They say when a storm knocks the power out, life reverts back two hundred years. No electric heaters, no television, no video games, no computer. Just the hum of conversation and a gentle flicker of candlelight, if you’re lucky.
When the pandemic hit the restaurant industry, life went medieval for many business owners. Customers were banned from their stores as food spoiled in their kitchens. In order to reopen, states forced draconian restrictions on restaurants, causing some industry analysts to conclude up to 75 percent may permanently close before the pandemic ends.
To make matters worse, many customers didn’t come back when their favorite restaurants reopened unless they offered to-go and delivery options. According to a recent poll from Eater Portland, 48 percent do not feel comfortable dining-in at a restaurant.
These changes caused many restaurants to reimagine the way they serve their customers. In turn, customers began shifting their expectations of service.
That’s why now is the right time for restaurant owners to diversify their offerings, whether it’s through new menu items or by relocating to a new retail space. Here are a few ideas you can use when conceptualizing how to accomplish this.
Offer Nutritious Menu Options
There is a lot of evidence the pandemic is changing the way we eat. Consumers are increasingly choosing healthier, cleaner foods. Business owners would do well to follow this newfound favoritism as it presents a benefit for both businesses and the communities they serve.
Recent research suggests more consumers are reconsidering the food they eat at home as well as the ones eaten at restaurants, opting for low-carb and calorie meals. Other research found these choices include avoiding refined sugars and eating organic meats.
Taste and nutrition company Kerry reported that the pandemic may be contributing to the rise of these trends, arguing that the pandemic-fueled anxiety many consumers are feeling is abated by having the control over what they eat at home.
“This is why clean label meat products with fewer chemical-sounding names on the ingredients list are increasingly viewed favorably,” Brian Nevin, vice president of food protection at Kerry, said in a statement.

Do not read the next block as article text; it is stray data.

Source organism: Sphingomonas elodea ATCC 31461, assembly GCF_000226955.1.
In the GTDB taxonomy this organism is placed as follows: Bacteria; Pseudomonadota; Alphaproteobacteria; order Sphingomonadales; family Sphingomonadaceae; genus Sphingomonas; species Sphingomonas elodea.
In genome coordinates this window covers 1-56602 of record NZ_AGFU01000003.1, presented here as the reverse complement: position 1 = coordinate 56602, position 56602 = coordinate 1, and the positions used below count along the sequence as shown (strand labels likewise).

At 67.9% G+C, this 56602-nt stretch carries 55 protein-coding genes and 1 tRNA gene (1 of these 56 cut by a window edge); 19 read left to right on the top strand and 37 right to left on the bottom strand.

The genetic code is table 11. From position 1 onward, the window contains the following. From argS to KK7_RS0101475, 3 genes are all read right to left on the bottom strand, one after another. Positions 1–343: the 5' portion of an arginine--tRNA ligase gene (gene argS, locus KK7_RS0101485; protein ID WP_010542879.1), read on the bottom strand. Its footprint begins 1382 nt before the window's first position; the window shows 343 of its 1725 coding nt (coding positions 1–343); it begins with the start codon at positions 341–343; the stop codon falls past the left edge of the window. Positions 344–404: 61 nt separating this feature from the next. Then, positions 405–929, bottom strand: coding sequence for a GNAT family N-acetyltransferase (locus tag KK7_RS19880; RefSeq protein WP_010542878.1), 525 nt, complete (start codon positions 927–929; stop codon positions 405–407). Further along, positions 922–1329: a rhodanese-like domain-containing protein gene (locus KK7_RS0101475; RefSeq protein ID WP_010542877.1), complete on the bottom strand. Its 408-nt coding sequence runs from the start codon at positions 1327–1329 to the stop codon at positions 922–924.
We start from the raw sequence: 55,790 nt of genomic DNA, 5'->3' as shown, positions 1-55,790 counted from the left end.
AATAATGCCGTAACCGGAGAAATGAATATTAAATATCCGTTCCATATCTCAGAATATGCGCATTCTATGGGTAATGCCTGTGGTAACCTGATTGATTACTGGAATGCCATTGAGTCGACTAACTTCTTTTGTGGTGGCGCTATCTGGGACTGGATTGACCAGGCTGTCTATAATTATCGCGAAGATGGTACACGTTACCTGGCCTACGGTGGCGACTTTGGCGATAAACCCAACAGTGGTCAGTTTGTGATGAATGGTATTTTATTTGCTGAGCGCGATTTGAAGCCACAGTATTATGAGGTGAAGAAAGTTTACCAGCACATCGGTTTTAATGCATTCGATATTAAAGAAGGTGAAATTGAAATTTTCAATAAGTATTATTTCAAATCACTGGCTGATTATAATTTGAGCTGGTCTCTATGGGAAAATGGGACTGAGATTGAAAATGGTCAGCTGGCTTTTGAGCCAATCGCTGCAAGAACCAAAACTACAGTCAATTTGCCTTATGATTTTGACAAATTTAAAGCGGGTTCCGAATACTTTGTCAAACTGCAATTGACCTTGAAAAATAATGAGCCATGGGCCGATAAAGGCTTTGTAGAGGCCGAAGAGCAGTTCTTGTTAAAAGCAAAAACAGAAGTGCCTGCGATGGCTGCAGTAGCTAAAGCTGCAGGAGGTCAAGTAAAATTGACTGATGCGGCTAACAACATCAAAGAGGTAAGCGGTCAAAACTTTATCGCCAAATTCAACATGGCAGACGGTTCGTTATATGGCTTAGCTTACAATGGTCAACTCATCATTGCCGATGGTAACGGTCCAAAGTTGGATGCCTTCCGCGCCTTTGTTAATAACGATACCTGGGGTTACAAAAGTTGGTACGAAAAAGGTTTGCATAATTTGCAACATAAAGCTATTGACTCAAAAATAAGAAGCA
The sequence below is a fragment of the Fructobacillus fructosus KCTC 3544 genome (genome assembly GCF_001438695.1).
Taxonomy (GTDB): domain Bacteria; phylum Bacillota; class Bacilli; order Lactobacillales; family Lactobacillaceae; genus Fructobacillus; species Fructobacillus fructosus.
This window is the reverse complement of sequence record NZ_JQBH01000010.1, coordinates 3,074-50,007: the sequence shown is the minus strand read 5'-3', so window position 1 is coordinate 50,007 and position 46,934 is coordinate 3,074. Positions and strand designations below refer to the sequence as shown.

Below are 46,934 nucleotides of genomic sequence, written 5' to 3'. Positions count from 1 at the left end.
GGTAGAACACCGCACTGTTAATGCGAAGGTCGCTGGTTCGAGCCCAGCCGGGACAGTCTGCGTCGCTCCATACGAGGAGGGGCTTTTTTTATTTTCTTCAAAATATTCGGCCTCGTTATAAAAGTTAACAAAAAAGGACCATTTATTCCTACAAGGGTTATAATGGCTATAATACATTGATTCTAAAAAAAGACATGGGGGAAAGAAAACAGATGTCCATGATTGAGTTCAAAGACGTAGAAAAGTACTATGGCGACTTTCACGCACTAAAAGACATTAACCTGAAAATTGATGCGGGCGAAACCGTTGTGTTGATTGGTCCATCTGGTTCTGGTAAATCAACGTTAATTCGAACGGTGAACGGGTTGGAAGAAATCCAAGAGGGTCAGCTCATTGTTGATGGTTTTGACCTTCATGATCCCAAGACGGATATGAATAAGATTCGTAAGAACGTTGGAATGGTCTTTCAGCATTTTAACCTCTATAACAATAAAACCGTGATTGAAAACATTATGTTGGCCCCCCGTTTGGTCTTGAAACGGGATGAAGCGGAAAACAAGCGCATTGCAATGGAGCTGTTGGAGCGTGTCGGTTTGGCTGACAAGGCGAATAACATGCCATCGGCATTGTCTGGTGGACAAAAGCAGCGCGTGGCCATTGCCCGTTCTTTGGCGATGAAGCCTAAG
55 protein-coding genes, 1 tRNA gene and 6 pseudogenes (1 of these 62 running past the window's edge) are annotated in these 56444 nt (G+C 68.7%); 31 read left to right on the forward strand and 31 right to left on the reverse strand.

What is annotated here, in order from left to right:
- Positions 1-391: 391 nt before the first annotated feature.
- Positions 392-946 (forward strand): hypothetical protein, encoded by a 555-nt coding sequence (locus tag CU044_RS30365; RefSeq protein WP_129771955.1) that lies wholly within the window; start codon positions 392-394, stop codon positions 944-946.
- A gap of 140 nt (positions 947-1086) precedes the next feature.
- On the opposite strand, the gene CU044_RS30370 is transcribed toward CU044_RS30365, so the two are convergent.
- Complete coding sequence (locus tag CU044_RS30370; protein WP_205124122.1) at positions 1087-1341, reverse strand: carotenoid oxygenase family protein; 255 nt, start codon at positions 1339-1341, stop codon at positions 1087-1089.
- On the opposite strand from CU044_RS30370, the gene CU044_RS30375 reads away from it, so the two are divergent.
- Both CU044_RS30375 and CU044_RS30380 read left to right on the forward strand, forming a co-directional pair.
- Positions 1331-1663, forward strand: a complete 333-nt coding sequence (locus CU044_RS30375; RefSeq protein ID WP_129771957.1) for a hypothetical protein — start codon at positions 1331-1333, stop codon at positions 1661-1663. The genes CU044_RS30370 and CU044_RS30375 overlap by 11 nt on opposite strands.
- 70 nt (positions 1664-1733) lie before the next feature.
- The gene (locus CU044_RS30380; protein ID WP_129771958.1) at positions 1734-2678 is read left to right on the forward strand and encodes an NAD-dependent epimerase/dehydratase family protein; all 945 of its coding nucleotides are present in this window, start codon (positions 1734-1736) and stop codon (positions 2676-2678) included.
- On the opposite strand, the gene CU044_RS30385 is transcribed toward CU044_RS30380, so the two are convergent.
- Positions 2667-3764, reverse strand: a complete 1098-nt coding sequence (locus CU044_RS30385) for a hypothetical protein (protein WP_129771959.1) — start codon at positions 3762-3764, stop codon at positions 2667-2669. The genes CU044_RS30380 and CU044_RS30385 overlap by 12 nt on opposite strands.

Many restaurants were seemingly ahead of this trend. Chipotle responded by offering health-conscious items like cilantro-lime cauliflower rice to its menus in July. Even restaurants opening amid the pandemic are focusing on healthy foods. In Brevard County, Florida, three restaurants opened up over the Labor Day weekend that focused on vegan-inspired dishes.
Acquire New Real Estate
Menu options aren’t the only way the pandemic has reshaped restaurants. By forcing many businesses to survive primarily on to-go and delivery orders, business owners are repurposing their retail space to provide efficient takeout service.
Both Starbucks and Shake Shack recently went on real estate purchasing sprees focusing on spaces that “bust the line” by prioritizing takeout and delivery service. Starbucks estimates it will open “several hundred” of these stores in the next 12-18 months.
“And so, we’re able to get out of the store, get out in that line, put an order and in a queue much faster, and get those out-the-window times down and get the beverage and food items to the customer much quicker,” COO Roz Brewer told investors during a conference call in September.
But, this strategy isn’t just for the corporate elite. Mom-and-pop operations would dramatically benefit from either reducing or reprioritizing their square-footage to adapt to changing customer demands. Some analysts project the takeout and delivery market will be worth over $110 billion by the end of the year with a combined annual growth rate (CAGR) of 3.6 percent through 2026.
Change the Way You Sell Your Product
While revamping retail space is an important part of fully recovering from the pandemic, another aspect that shouldn’t be overlooked is whether you are selling your product in a way that maximizes your return.
For example, if you own a pizza restaurant there are few reasons to continue following the traditional brick-and-mortar model when competitors are learning to survive on delivery and takeout alone.
Elegance Brands, Inc., a global beverage company with a portfolio of CBD-infused drinks, recently made headwinds into the direct-to-consumer market when it released Gorilla Hemp CBD Energy Drink in September. Meanwhile, the company also developed a new bitters brand—Bitterless Aromatic Bitters—and an online beverage marketplace in Australia called bevmart.com.
All of these developments will help the company serve customers who prefer an at-home cocktail now, the company said in a press release.